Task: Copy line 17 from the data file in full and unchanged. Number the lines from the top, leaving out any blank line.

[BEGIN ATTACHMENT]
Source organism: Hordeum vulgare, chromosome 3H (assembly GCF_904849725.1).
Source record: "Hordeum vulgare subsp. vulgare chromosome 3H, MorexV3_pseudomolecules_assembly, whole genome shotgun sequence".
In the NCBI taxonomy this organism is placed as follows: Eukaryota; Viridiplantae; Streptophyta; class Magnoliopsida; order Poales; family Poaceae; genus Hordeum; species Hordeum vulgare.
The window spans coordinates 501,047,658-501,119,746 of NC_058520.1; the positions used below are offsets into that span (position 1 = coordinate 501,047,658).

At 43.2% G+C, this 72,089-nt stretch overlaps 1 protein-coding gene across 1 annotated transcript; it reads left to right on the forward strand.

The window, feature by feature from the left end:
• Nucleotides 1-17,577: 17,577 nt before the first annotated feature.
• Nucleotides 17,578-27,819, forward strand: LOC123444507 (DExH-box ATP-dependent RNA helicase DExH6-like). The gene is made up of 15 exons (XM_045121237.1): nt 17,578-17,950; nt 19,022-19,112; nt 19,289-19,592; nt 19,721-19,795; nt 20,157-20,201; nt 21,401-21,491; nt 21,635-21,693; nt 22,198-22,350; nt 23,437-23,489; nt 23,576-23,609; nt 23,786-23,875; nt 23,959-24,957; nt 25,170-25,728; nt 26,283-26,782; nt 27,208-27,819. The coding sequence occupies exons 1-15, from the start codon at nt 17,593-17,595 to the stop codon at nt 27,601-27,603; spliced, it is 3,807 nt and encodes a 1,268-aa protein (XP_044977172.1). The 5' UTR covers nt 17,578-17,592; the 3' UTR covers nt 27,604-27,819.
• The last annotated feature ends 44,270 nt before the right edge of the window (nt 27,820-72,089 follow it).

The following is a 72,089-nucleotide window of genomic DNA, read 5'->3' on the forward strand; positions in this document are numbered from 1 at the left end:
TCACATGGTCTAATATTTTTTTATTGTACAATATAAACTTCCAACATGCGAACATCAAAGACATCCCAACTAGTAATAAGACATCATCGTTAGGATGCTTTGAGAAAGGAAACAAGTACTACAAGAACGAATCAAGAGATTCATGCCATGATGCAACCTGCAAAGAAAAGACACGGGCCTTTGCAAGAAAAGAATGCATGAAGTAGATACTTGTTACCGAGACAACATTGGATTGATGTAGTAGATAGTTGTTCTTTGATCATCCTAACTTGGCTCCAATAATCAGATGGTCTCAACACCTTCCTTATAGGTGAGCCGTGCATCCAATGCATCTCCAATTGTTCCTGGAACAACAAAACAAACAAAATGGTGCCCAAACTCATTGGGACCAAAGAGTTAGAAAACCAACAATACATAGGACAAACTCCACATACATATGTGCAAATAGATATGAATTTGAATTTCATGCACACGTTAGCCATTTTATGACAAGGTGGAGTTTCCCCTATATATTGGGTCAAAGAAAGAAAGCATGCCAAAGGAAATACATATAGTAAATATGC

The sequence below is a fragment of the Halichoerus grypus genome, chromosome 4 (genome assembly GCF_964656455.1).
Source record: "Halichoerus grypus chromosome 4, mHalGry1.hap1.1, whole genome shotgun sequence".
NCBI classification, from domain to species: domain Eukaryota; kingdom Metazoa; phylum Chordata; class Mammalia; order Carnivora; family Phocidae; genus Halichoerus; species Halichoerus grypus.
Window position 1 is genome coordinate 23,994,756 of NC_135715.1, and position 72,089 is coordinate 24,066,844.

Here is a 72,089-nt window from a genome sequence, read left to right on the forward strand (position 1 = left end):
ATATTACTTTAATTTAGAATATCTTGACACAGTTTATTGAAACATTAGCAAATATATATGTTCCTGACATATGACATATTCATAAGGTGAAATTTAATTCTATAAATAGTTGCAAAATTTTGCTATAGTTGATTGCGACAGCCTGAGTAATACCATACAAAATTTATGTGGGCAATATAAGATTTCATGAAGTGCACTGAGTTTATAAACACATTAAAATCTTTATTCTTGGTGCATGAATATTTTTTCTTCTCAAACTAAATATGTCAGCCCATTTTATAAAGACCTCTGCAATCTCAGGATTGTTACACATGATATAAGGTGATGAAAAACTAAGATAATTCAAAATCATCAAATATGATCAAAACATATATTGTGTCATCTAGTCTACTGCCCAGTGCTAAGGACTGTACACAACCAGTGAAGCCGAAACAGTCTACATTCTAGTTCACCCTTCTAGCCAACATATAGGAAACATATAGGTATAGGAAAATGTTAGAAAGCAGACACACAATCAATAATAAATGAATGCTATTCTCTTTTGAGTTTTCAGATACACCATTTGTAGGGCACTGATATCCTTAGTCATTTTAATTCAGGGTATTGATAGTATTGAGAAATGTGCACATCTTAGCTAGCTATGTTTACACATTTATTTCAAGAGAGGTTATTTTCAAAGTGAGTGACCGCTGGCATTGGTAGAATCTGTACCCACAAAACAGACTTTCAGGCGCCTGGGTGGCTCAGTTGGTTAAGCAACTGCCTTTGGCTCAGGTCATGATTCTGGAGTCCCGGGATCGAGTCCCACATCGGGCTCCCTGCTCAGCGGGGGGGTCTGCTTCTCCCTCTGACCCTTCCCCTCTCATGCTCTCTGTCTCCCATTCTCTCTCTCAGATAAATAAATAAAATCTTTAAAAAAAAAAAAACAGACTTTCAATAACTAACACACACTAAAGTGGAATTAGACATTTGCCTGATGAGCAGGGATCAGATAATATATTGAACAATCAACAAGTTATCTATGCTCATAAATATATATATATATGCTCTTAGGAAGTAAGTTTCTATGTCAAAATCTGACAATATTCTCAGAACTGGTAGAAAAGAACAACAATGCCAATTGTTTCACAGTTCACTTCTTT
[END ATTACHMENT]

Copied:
ATATTACTTTAATTTAGAATATCTTGACACAGTTTATTGAAACATTAGCAAATATATATGTTCCTGACATATGACATATTCATAAGGTGAAATTTAATTCTATAAATAGTTGCAAAATTTTGCTATAGTTGATTGCGACAGCCTGAGTAATACCATACAAAATTTATGTGGGCAATATAAGATTTCATGAAGTGCACTGAGTTTATAAACACATTAAAATCTTTATTCTTGGTGCATGAATATTTTTTCTTCTCAAACTAAATATGTCAGCCCATTTTATAAAGACCTCTGCAATCTCAGGATTGTTACACATGATATAAGGTGATGAAAAACTAAGATAATTCAAAATCATCAAATATGATCAAAACATATATTGTGTCATCTAGTCTACTGCCCAGTGCTAAGGACTGTACACAACCAGTGAAGCCGAAACAGTCTACATTCTAGTTCACCCTTCTAGCCAACATATAGGAAACATATAGGTATAGGAAAATGTTAGAAAGCAGACACACAATCAATAATAAATGAATGCTATTCTCTTTTGAGTTTTCAGATACACCATTTGTAGGGCACTGATATCCTTAGTCATTTTAATTCAGGGTATTGATAGTATTGAGAAATGTGCACATCTTAGCTAGCTATGTTTACACATTTATTTCAAGAGAGGTTATTTTCAAAGTGAGTGACCGCTGGCATTGGTAGAATCTGTACCCACAAAACAGACTTTCAGGCGCCTGGGTGGCTCAGTTGGTTAAGCAACTGCCTTTGGCTCAGGTCATGATTCTGGAGTCCCGGGATCGAGTCCCACATCGGGCTCCCTGCTCAGCGGGGGGGTCTGCTTCTCCCTCTGACCCTTCCCCTCTCATGCTCTCTGTCTCCCATTCTCTCTCTCAGATAAATAAATAAAATCTTTAAAAAAAAAAAAACAGACTTTCAATAACTAACACACACTAAAGTGGAATTAGACATTTGCCTGATGAGCAGGGATCAGATAATATATTGAACAATCAACAAGTTATCTATGCTCATAAATATATATATATATGCTCTTAGGAAGTAAGTTTCTATGTCAAAATCTGACAATATTCTCAGAACTGGTAGAAAAGAACAACAATGCCAATTGTTTCACAGTTCACTTCTTT